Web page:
Sho Me The Money? Inside Ohtani’s Tax Curveball
Shohei Ohtani, the first superstar hitter and pitcher in Major League Baseball since Babe Ruth, recently signed an unprecedented contract with the
Toronto Blue Jays Los Angeles Dodgers, landing a contract that pays him $700 million over 10 years.
The value of that contract is shocking – but the emerging details of the terms reveal that the contract isn’t worth nearly as much as it seems. Remarkably, Ohtani will only be paid $2 million for each of the next 10 years, with $680 million of that contract deferred until after the expiry of his contract. The time value of money implications and lost income on what he would otherwise have been paid alone is staggering, and from a tax lawyer’s perspective, much can be learned from it as it relates to Canadian tax obligations.
While social media rumours around Ohtani’s signing with the Blue Jays proved to be false, there are some noteworthy tax truths that would have emerged from this scenario. If Ohtani had signed with the Blue Jays and if he was deemed to be a resident of Canada for tax purposes (both big “ifs,” admittedly), the terms of his contract could have been catastrophic from a cash flow perspective were it not for an exemption from the “salary deferral arrangement” rules in Canada’s Income Tax Act.
The salary deferral arrangement rules in Canada require an employee who postpones receiving salary and wages to a later year to include the deferred salary and wages as employment income in the year the income was earned. If the terms of Ohtani’s groundbreaking contract constituted a salary deferral arrangement, Ohtani could have had to pay taxes of ~$35 million in each year of the 10-year contract notwithstanding that he’d only be receiving $2 million in each year. Thus, not only is the present value of Ohtani’s contract far less than $700 million and he will be foregoing a significant amount of income he could have otherwise earned in each year had he been paid his salary in full each year from the outset, but he might have even had to finance the taxes owing on the deferred salary before he even got paid.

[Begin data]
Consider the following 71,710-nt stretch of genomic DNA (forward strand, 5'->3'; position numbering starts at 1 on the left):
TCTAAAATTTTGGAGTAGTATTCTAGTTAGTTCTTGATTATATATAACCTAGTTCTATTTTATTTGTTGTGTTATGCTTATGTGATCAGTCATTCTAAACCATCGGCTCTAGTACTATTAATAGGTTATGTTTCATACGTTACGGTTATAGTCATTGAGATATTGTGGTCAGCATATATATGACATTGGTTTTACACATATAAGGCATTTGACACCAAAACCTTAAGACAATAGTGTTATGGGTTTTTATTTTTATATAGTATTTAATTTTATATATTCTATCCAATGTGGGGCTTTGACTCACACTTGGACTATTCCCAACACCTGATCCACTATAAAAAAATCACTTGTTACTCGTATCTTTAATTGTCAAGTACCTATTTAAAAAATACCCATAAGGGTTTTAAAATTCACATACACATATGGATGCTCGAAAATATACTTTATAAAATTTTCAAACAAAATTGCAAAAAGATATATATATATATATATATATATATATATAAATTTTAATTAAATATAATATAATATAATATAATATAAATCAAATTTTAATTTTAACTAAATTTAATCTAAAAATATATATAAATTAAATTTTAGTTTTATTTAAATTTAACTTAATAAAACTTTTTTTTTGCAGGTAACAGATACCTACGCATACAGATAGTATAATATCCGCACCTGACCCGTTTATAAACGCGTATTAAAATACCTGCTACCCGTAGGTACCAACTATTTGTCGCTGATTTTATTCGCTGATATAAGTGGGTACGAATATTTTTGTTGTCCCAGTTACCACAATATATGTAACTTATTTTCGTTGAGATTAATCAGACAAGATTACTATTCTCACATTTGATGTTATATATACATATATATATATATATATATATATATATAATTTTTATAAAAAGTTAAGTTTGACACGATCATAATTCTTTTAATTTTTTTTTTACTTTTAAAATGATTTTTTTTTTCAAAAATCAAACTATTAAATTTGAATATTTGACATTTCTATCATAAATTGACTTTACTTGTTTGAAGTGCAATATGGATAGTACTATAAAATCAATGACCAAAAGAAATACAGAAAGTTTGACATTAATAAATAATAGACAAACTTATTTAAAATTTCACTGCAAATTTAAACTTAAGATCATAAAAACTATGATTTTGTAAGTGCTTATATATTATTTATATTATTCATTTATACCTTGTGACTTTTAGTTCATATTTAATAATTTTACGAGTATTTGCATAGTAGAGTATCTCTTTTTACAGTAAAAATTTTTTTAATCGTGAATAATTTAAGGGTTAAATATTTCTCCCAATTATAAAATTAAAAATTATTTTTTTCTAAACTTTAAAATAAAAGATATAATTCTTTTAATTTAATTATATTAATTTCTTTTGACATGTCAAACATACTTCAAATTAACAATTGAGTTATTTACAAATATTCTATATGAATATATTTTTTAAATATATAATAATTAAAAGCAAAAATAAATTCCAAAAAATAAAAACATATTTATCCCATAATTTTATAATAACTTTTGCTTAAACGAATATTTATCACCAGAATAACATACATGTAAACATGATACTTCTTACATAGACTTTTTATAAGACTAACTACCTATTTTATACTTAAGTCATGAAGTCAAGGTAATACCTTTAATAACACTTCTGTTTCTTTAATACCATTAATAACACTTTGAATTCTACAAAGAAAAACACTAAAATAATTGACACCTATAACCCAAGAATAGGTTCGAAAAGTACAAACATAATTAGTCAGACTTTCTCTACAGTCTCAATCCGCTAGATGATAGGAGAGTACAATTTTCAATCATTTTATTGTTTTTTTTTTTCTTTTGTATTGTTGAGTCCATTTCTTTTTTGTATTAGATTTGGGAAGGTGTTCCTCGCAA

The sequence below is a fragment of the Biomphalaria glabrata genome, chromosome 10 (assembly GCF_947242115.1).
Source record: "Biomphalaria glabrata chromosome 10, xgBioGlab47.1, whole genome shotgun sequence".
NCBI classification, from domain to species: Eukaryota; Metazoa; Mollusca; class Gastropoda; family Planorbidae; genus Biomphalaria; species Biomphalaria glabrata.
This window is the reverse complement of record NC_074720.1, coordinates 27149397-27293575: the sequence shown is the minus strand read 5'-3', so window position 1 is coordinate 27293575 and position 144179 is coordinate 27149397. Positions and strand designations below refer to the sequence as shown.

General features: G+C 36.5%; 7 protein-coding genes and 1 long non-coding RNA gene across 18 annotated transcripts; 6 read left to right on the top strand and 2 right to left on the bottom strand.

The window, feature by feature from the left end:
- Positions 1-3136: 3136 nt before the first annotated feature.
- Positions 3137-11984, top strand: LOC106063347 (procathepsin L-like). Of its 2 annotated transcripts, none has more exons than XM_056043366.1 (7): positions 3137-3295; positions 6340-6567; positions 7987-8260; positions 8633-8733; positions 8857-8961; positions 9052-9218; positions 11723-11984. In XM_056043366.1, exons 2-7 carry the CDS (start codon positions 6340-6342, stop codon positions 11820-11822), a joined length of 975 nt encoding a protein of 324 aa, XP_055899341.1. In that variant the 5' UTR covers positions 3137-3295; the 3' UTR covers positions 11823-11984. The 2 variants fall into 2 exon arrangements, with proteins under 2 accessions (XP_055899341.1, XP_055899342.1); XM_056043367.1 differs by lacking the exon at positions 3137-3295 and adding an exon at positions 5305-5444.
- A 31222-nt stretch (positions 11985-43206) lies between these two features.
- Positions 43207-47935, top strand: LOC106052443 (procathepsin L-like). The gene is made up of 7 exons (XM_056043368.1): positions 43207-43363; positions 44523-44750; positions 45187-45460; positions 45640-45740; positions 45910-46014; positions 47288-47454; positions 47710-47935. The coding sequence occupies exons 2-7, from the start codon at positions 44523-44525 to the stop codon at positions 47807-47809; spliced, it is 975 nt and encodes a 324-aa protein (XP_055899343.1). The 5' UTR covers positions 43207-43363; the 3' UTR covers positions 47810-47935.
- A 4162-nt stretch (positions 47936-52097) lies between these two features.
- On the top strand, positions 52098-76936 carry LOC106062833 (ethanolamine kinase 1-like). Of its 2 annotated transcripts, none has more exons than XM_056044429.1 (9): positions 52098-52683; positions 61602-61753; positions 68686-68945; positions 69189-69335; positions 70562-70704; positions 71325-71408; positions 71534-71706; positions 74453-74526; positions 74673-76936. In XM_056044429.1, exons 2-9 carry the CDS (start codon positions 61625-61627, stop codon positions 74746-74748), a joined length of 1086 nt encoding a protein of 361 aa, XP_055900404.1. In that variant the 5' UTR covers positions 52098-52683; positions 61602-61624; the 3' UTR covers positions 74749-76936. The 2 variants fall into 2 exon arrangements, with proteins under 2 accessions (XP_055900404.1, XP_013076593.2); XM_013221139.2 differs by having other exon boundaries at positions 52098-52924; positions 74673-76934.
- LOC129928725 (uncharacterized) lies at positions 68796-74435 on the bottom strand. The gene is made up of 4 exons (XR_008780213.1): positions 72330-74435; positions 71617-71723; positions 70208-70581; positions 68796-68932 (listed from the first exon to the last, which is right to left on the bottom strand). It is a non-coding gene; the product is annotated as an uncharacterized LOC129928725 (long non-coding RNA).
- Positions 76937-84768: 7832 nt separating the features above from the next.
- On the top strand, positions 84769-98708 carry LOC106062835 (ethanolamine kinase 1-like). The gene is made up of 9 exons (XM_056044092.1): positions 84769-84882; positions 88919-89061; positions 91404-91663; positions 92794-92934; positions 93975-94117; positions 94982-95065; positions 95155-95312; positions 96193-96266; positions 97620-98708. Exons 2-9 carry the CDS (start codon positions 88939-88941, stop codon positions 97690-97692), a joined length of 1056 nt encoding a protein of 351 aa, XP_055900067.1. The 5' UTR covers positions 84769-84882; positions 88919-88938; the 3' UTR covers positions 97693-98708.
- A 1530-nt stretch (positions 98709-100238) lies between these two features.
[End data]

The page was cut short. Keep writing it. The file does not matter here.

Thankfully, a plan or arrangement established for the purposes of deferring the salary and wages of a professional athlete for the services of the athlete with a team that participates in a league having regularly scheduled games, like Major League Baseball, is exempt from the salary deferral arrangement rules in the Income Tax Act. As a result, an athlete only needs to pay tax on such income when it is actually received, not earned.
There are a host of other Canadian and foreign tax implications associated with a contract structured in this manner that would have to be considered as well – including who has the jurisdiction to tax (and collect) that deferred salary paid out after 2043, the tax obligations and implications to the Blue Jays, and many more.
Losing out on a generational talent stings, but hopefully the Blue Jays use the format of Ohtani’s contract and Canada’s generous tax laws afforded to athletes to attract some other talent to Toronto. In the meantime, for the rest of us non-professional athletes sitting on the sidelines, careful planning considerations should be taken to avoid the salary deferral arrangement rules, among other potentially applicable tax laws, when structuring contracts that provide for the deferral of salary and wages to a later year.